How to identify workplace stress
Stress is not a new problem, but only recently does it seem that it has reached employers’ consciousness.
The impact of stress
For employers, stress affects employee’s health, morale, productivity, performance, attendance and employment relations. This, in turn, can affect the business’s productivity, staff turnover and reputation.
According to the latest Labour Force Survey:
- In 2015/2016, there were 488,000 cases of work related stress, depression or anxiety.
- The total number of working days lost was 11.7 million days.
- Stress makes up 37% of all work related ill health cases.
- Stress is more common in public service industries, including education, health, and social care.
- Workload pressures, including tight deadlines, too much responsibility and a lack of support from managers, were the main reasons given by respondents for causing work-related stress, depression or anxiety.
What is stress?
The definition provided by the Health and Safety Executive (HSE) is “the adverse reaction people have to excessive pressures or other types of demand placed on them”.
There is a difference between pressure and stress. There is some sort of pressure in all jobs, but it can make people feel challenged, motivated and have a positive effect on their performance. Stress, on the other hand, can cause a detrimental effect to someone’s mental and physical health and well-being.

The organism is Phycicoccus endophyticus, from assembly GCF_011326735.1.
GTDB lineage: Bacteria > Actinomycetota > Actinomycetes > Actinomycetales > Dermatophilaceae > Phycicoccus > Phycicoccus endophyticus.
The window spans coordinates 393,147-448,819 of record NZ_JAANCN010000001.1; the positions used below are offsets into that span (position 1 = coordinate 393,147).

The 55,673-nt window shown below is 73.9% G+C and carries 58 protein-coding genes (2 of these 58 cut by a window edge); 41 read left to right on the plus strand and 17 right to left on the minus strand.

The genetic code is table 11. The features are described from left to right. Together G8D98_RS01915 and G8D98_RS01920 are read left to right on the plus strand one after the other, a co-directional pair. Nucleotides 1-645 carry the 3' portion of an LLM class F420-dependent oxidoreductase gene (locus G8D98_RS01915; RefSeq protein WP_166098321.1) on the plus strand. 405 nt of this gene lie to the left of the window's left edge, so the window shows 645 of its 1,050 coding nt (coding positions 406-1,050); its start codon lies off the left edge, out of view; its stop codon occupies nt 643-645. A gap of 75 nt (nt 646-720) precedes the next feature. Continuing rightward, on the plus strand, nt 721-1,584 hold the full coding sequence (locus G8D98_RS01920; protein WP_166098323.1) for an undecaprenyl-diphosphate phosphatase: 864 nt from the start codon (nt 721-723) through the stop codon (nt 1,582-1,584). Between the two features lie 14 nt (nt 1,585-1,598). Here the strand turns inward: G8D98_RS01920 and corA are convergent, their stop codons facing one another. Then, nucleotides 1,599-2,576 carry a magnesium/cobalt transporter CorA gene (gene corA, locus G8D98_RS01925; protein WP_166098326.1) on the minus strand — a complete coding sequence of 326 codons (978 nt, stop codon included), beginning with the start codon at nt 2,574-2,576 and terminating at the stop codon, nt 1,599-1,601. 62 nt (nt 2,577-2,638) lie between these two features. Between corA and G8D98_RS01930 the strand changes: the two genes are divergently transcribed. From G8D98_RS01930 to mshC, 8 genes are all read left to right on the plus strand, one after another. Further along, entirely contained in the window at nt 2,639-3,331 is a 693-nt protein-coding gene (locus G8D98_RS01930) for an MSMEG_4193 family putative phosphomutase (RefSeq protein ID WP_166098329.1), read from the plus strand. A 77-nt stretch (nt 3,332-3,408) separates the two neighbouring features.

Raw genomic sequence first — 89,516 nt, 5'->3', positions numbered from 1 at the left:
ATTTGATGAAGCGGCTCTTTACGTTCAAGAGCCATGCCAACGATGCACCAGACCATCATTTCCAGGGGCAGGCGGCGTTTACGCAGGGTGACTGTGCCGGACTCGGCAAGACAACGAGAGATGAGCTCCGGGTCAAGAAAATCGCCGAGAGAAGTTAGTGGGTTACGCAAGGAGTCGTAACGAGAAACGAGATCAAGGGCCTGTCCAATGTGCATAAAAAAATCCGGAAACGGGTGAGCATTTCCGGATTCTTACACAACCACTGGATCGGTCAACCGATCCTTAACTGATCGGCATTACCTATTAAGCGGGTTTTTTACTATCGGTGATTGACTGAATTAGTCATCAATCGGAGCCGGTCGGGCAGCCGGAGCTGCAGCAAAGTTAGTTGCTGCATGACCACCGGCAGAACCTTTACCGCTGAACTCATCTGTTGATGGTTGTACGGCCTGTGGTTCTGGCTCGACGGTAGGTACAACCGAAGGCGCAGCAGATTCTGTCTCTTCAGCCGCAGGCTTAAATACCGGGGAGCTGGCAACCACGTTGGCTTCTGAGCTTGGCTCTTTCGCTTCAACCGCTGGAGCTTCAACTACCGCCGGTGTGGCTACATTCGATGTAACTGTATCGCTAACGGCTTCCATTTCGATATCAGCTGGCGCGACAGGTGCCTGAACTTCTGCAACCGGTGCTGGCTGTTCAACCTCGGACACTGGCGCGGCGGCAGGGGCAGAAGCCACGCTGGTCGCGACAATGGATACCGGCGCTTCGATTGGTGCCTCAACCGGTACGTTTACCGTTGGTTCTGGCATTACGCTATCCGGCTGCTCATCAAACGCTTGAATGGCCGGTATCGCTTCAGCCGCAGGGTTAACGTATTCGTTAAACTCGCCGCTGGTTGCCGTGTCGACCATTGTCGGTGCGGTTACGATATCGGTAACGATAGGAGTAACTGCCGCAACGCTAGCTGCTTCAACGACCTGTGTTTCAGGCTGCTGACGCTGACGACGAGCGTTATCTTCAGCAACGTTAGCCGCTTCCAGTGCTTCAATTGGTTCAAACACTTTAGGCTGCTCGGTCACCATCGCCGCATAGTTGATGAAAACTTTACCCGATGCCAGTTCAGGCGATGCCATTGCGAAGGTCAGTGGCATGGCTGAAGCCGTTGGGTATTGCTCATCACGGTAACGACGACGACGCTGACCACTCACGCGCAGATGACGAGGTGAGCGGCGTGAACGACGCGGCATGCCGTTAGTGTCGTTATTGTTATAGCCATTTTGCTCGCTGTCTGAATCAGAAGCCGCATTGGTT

What causes stress?
According to the HSE, there are six main causes of stress in the workplace.
Employees may not be able to cope with the demands of their job and feel overwhelmed with their workload, work pattern or work environment.
An employee may get stressed if they feel a lack of control about the way they do their work. This can lead to them underperforming and feeling isolated.
They can also feel stressed that they are not supported in the workplace by their managers or colleagues.
The nature of relationships within the workplace can affect an employee’s wellbeing. If relationships in the workplace are causing stress, this can lead to employee grievances being raised, allegations of bullying and/or harassment and bad team dynamics.
People get stressed when they don’t understand their role and what is expected of them, or if they have conflicting job demands.
Change can be very unsettling for some employees. They may will start wondering how things will change? What is the effect on them? Will they need to move site? Will this result in job losses?
Of course, it is not just work that causes stress. Personal issues such as relationships, family, bereavement, money and illness can all factor in and impact on the employee’s health.
How do I spot signs of stress?
Stress can manifest itself in a number of ways. You may notice changes in an employee’s behaviour, habits or routines. For example, you may notice them stepping out to smoke more, taking more time off, changes to their appetite, or that they are struggling to remember things or making uncharacteristic mistakes.
Alternatively, you may notice emotional changes, for instance, they seem more withdrawn or they are more sensitive or snappy when responding to people or certain situations.
What obligations does the law impose on employers?
Employers have a legal duty to ensure that workplaces are safe and healthy. The law also lays down that employers need to carry out a risk assessment to assess the risks of work-related stress and take measures or step to control and reduce these risks.
At Ellis Whittam, our Employment Law Advisers and Health & Safety Consultants can provide you with all the support you need to tackle difficult issues and identify the key priorities for your organisation. Call us today to find out about our services and how we can assist you.